This study examined the relationships between parent-child mealtime interactions and dietary adherence and glycemic control in young children with type 1 diabetes. It was hypothesized that young children who exhibited disruptive mealtime behaviors would have more dietary deviations (poorer dietary adherence) and poor glycemic control. It was also hypothesized that parents of young children who used ineffective/coercive parenting strategies at mealtimes would have children with more dietary deviations and poor glycemic control.RESEARCH DESIGN AND METHODS
A total of 35 families of children (aged 2.2–7.9 years) with type 1 diabetes were recruited from a pediatric hospital. Families had at least three meals videotaped in their home, which were coded for parent, child, and eating behaviors, using the Dyadic Interaction Nomenclature for Eating. Children's dietary adherence was assessed according to deviations from the prescribed number of carbohydrate units per meal. Children's average glycemic excursion was assessed prospectively for 2 weeks, using a standardized home blood glucose meter.RESULTS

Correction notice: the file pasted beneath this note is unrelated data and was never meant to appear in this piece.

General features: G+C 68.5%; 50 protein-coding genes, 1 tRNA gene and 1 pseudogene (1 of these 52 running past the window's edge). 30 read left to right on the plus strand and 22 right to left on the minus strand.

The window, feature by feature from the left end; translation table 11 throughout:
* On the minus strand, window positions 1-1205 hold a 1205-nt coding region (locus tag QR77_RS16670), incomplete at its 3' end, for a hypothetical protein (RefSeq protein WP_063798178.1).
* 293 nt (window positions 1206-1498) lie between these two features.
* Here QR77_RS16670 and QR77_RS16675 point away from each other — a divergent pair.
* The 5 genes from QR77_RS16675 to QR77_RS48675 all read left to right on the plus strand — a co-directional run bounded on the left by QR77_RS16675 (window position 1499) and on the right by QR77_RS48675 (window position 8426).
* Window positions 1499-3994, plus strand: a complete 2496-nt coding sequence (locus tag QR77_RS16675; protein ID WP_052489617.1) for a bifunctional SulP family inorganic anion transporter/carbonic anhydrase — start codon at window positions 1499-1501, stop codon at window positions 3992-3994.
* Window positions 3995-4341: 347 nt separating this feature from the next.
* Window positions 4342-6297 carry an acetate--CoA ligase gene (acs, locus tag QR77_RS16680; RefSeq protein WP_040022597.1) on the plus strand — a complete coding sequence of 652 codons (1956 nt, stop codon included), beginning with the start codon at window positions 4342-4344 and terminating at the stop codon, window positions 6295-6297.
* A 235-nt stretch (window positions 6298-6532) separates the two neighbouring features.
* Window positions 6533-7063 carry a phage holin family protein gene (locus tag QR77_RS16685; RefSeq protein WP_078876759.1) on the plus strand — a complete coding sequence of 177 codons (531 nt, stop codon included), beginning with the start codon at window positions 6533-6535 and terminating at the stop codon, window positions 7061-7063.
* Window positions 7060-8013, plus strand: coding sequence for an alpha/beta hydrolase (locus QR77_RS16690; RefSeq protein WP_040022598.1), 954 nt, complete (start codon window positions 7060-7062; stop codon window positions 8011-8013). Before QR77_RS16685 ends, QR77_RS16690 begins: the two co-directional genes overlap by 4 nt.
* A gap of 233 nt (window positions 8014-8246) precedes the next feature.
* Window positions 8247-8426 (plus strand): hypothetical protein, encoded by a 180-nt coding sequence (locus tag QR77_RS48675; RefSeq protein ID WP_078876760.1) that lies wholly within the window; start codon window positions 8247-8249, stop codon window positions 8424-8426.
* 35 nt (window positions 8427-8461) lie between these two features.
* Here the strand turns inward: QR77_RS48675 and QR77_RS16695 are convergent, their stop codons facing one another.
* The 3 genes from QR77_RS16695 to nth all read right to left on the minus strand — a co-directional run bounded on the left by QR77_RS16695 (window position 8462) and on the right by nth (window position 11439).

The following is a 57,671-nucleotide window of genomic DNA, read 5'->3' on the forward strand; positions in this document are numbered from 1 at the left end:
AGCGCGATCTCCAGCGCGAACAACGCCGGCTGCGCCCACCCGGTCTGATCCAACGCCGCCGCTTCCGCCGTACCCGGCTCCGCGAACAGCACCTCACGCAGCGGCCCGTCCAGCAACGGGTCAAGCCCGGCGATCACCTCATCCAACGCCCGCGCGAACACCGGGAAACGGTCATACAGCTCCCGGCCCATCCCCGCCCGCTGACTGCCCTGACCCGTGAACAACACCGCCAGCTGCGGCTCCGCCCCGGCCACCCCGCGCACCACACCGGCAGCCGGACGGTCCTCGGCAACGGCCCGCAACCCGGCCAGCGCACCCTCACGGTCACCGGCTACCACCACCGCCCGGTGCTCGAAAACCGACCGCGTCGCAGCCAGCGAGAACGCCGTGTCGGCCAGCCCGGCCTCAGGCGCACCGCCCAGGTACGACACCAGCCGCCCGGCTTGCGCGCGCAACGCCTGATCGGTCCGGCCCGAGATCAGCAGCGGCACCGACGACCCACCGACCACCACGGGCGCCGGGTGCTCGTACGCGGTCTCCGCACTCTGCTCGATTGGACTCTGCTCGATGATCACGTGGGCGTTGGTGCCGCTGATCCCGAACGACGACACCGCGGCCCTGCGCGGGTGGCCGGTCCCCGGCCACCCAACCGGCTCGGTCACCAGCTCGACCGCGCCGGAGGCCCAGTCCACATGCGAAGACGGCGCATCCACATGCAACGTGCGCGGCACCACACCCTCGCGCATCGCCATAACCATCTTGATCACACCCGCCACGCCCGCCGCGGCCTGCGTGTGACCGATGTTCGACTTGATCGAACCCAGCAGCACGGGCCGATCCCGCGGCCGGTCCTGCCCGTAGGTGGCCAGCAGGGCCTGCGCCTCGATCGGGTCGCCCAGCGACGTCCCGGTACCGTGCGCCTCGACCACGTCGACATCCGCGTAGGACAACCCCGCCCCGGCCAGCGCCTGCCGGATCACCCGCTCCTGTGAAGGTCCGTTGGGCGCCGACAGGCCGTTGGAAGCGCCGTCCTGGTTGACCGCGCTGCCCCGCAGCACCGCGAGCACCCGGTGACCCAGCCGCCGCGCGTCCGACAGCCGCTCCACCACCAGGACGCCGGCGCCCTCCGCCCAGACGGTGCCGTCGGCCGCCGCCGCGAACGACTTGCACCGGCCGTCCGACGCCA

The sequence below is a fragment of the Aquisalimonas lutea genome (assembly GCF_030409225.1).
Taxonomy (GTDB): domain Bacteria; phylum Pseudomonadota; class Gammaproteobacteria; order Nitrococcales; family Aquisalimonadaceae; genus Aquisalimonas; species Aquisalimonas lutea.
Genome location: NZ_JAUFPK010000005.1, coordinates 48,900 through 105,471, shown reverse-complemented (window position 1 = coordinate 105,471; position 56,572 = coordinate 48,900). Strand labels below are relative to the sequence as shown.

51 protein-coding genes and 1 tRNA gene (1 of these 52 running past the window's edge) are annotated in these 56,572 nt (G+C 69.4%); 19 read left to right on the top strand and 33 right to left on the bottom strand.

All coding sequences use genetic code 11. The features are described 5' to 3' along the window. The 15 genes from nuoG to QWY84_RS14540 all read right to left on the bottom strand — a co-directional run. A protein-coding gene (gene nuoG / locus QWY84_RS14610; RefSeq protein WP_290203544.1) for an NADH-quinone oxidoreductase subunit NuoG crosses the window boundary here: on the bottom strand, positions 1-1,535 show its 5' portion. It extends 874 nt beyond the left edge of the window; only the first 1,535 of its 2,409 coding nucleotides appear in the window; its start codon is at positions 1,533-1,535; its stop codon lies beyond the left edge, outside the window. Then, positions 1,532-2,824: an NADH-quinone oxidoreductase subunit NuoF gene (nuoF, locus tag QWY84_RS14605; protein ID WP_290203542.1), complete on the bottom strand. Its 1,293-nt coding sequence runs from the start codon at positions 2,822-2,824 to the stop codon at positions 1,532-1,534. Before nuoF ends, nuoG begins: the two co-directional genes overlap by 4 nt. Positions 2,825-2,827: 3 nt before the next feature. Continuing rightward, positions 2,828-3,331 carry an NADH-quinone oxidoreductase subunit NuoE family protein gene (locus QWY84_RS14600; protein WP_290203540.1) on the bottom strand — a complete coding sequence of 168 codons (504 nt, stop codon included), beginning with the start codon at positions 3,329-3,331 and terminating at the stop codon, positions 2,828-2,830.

Findings demonstrated significant positive relationships between children's mealtime behavior, dietary deviations, and glycemic control. An examination of parent behaviors revealed significant positive correlations between parents' use of ineffective/coercive parenting strategies and children's dietary deviations and glycemic control.CONCLUSIONS
This was the first study to examine the relationship between parent-child mealtime interactions and health outcomes in young children with type 1 diabetes. The mealtime problems examined can be improved through specific behavioral interventions. Future research is needed to examine how parent-child interactions at mealtimes relate to children's health outcomes to inform clinical care.